Personally, I thought the news about the search firm was very good, with one significant caveat. The comments Mackey heard confirmed two things I’d already become convinced of. First, the Pirates under Neal Huntington in just a few years fell far behind the rest of MLB in front office management. I think this goes well beyond just pitch selection. Huntington’s entire understanding of how successful teams are built — such as his obsessions with years of control and quantity over quality — seemed badly at odds with the way successful teams are run. Second, it’s not likely that Bob Nutting and Travis Williams are equipped to run a baseball GM search on their own. If we’re lucky, a firm with experience conducting MLB executive searches will be able to help the Pirates find somebody who’s steeped in more advanced baseball management practices than the Pirates have been. And that should also mean steering the Pirates away from people like Duquette and Showalter, who are the antithesis of that.
The caveat is Korn Ferry’s record with minorities, which led MLB to sever ties with the firm three years ago. Mackey raises this issue, as well as a related one of the firm consistently pushing candidates with ties to former Indians’ (now Blue Jays’) CEO Mark Shapiro, who evidently had connections to the search firm. Hopefully, Korn Ferry has learned from the experience.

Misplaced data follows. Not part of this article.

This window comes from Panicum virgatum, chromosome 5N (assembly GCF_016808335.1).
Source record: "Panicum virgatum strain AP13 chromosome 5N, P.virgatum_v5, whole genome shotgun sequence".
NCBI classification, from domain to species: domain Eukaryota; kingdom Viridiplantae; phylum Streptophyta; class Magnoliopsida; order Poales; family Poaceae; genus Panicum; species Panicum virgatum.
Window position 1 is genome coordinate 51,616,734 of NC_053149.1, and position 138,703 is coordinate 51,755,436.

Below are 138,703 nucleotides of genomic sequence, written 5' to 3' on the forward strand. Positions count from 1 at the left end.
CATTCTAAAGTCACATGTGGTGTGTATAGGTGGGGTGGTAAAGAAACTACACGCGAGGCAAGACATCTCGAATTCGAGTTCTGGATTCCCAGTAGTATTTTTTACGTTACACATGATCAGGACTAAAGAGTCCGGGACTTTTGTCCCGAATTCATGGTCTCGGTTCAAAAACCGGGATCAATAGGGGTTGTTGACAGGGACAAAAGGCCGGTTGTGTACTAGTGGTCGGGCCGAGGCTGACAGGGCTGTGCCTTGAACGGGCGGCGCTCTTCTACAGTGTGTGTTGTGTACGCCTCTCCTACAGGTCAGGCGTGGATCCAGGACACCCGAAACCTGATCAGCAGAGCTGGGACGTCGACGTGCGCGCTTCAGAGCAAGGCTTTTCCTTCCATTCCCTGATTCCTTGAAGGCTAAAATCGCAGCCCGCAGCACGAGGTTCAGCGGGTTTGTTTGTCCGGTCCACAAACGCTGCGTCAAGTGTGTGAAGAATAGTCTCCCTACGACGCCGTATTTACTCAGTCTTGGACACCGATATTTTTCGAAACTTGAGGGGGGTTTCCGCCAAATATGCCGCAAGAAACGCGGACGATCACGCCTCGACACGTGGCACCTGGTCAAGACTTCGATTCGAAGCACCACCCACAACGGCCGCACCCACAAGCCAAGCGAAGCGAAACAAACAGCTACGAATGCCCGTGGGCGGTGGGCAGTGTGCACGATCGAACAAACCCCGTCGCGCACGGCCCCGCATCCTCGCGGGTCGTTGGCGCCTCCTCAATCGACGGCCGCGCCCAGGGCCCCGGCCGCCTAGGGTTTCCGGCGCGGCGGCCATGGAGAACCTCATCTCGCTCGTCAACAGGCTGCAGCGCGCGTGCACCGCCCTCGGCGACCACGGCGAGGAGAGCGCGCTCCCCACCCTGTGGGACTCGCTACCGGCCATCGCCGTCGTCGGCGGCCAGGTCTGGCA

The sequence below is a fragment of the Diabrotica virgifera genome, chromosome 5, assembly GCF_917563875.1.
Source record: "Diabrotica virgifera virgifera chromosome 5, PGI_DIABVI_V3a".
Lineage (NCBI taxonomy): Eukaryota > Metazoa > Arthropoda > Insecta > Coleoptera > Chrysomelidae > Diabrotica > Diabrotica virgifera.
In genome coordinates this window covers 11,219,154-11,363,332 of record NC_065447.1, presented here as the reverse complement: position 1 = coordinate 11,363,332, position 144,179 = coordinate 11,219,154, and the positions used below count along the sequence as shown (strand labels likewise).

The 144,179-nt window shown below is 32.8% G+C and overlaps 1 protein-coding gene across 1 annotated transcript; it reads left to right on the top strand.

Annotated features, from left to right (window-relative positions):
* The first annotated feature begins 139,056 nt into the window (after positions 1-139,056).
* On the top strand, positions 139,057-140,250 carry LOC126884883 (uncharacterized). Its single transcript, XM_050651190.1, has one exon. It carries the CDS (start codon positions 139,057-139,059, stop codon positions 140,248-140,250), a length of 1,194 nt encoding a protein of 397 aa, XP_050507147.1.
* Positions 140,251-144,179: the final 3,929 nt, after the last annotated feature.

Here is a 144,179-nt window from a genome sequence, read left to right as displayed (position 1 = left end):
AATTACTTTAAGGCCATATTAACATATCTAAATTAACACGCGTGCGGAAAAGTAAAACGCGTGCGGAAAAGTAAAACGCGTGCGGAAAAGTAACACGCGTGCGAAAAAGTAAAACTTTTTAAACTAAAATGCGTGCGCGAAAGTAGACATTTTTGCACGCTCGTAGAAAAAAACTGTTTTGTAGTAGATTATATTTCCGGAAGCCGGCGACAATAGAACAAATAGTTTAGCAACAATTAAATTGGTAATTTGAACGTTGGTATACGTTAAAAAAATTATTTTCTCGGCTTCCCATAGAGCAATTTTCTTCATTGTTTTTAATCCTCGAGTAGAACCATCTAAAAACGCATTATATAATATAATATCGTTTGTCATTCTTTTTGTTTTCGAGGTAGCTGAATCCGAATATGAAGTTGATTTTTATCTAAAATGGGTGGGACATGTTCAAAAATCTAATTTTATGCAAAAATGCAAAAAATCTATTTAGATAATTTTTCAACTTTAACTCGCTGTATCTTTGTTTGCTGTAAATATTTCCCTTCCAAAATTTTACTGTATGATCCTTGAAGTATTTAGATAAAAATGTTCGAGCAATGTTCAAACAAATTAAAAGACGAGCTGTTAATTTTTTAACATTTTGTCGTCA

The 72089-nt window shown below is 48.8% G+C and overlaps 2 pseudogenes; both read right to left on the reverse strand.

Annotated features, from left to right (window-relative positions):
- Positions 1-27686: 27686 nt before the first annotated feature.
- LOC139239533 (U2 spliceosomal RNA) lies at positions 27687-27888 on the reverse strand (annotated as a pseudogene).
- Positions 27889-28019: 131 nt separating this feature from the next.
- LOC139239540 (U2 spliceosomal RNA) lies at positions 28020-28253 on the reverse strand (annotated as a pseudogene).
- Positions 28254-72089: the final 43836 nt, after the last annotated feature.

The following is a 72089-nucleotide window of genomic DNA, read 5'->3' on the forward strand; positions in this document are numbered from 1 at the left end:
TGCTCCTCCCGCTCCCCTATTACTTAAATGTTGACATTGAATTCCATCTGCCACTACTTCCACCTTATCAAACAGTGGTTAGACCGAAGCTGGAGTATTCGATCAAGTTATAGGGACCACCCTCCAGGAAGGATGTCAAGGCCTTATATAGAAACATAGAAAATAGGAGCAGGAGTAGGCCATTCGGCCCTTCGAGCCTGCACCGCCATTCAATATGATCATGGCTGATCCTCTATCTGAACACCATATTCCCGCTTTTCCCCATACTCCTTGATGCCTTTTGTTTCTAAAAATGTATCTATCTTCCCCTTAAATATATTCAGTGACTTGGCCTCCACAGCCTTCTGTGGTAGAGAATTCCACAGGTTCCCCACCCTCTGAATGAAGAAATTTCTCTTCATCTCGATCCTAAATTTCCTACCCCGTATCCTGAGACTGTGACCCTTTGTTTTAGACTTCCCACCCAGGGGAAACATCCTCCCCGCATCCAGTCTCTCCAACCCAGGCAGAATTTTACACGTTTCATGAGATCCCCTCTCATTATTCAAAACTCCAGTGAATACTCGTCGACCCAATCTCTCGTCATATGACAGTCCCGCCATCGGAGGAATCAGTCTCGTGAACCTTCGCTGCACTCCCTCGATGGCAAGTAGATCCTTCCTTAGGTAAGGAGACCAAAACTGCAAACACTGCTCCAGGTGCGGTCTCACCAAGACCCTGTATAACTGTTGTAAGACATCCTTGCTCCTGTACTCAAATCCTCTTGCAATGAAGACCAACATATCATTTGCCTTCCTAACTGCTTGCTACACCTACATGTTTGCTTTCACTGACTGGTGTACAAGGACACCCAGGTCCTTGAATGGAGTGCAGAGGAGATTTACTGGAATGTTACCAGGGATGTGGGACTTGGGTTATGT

Another cautionary note is the experience of the Baltimore Orioles. It took the O’s three months to replace Duquette with Mike Elias. Hopefully, the Pirates will move more quickly. The O’s have notoriously been plagued by uncertain lines of authority amongst Peter Angelos’ two sons and Brady Anderson, a problem the Pirates don’t have. But Baltimore’s “refreshing” of its FO didn’t end with Elias’ hiring. The team only recently did a major overhaul of its scouting operations, nearly a year afterward. (Amusingly, the overhaul was greeted by media outrage that the O’s would dismiss longtime employees who’d helped the team become a byword for farm system dysfunction.)